As I discovered several days following my purchase, I also had very slow leak on the left tire. It meant that the tire would remain sufficiently inflated for the several hours required for any reasonable task but would have to be reinflated in a week or so. Luckily I had an air compressor and the appropriate attachments to inflate the tire every week. It's a good idea to spend $25 or so on a portable air compressor that will run off the power source in your car and provide you with much needed assurance in case of a flat tire (to inflate the flat tire or the spare tire). However, after a few weeks of inflating I decided to fix the problem. I took the tire off the trailer. Depending on the amount of rust on the tire's nuts and blots you may need a breaker tool to get the nuts off. Once you do get the tire off, it's a good idea to spray the rusted nuts and bolts with WD40 to protect them from further rusting. With the tire lying on the ground, pour some soapy water on it to find the source of the leak. Bubbles will accumulate around the leak. As often happens with older rusted tires, the tire rim begins to rust and the rust breaks the seal between the rim and tire, thereby causing tiny rim leaks. I was able to get Pepboys to sand the rust off the rim and apply a fresh bead where the tire meets the rim. It cost me $25 and I now have a perfectly good tire that holds air forever.

Finally, it is worth buying a small padlock that you can use to lock the trailer's locking lever that makes it possible to hook the trailer to a hitch. No one can tow your trailer unless they unlock the locking lever. Consider using the lock when your trailer is sitting at home unused or when you have it parked somewhere (e.g. at a store) for a long period of time.

Even if you're not using the lock, always use a pin to prevent the locking lever from unlocking as you go over a bump or something.


A trailer with a gross vehicle weight (GVW) of 500 lbs or more must be registered with the appropriate office of the department of motor vehicles (DMV). At the time of registration you will need to provide a title or (in the case of a used trailer without a title) specifics about the trailer such as towing capacity, color, etc. You will also need to provide a bill of sale (BOS). A new trailer will likely already have a vehicle identification number (VIN), usually somewhere on its tongue. If you bought a used trailer without a VIN, then depending on the rules in your area you may be required to get a local police officer to visit your home (free of charge) and look the trailer over to certify in writing that the trailer doesn't already have a vehicle identification number (VIN) or other visible markings indicating prior ownership. Typically, your DMV can provide you with the form that is to be used by the police officer for the VIN check. Once you register the trailer you will get a title and VIN, which you should keep in a safe place. You may also consider engraving the VIN onto the tongue of your trailer.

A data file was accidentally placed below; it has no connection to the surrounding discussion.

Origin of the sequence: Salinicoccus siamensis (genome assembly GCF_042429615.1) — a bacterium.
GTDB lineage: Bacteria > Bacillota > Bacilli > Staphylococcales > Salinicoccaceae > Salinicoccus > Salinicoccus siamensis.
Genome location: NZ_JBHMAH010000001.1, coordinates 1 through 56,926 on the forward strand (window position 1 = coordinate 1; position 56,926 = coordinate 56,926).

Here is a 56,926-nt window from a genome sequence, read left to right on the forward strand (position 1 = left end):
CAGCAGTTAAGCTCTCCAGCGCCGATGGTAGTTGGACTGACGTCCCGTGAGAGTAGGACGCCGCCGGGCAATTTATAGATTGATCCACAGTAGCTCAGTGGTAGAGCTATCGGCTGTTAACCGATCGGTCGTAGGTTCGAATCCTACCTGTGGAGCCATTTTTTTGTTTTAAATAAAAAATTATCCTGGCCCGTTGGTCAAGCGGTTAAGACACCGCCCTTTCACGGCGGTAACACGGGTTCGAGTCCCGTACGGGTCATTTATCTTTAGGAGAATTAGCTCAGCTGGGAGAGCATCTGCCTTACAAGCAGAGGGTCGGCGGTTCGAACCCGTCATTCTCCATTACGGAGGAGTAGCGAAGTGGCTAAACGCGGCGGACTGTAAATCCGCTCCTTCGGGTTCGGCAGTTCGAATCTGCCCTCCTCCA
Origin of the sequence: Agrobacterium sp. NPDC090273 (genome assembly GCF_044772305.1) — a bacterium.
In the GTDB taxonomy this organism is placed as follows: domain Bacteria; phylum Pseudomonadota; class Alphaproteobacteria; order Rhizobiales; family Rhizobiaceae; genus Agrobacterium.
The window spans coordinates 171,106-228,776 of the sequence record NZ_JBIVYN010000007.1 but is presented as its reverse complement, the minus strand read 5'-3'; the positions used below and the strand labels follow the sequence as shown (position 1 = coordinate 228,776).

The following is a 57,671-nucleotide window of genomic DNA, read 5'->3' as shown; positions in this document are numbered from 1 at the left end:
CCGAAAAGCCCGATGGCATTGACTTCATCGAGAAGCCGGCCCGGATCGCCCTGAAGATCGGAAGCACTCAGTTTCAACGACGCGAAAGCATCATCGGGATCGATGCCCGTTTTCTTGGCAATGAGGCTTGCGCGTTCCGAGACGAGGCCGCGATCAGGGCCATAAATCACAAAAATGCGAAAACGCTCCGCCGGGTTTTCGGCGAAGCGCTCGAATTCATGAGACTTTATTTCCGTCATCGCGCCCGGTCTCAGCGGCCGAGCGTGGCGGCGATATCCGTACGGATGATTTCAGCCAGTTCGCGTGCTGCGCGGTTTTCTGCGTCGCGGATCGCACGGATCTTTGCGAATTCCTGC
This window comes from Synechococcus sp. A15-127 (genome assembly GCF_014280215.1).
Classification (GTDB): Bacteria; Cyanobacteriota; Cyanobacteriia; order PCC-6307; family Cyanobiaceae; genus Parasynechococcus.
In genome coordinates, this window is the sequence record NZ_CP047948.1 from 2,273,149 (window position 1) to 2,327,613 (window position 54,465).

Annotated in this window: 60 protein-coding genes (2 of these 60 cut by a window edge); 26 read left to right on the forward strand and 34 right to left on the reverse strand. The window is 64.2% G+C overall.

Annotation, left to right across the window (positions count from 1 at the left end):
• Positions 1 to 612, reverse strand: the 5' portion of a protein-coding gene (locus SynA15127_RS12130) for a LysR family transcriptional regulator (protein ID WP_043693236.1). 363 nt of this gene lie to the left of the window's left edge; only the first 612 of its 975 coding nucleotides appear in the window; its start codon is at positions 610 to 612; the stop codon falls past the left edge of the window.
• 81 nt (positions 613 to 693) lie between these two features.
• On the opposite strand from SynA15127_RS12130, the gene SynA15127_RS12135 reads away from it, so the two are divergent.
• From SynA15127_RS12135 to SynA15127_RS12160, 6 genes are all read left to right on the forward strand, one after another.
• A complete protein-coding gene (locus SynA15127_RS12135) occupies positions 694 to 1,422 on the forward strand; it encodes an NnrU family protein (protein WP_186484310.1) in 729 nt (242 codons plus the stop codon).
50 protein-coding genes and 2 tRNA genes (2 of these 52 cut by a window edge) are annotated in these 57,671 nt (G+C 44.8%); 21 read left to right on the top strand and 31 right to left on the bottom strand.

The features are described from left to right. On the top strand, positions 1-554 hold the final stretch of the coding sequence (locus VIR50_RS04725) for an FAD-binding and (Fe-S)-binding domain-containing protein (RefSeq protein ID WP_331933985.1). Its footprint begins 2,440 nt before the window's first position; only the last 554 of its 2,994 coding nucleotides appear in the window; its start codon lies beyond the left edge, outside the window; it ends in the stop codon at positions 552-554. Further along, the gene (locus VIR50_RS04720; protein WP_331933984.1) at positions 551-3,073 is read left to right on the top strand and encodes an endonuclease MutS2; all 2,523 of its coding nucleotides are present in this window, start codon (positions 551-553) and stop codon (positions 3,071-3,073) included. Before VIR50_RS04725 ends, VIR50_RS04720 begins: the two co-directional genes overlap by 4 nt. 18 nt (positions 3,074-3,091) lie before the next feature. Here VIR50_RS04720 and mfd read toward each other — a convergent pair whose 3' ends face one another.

As with any other large item, regular maintenance will extend the life of the trailer and increase the likelihood of problem free service. Examples include applying machine oil (e.g. from Singer) to the release latch to help it operate freely, applying a coat of paint to cover rusted areas (after sanding), and applying grease or oil to moving parts in the axle. Finally, consider buying some tarp to either protect the floor of your trailer or to cover up soil during transportation. Use R-pins to tether the tarp to the trailer's walls.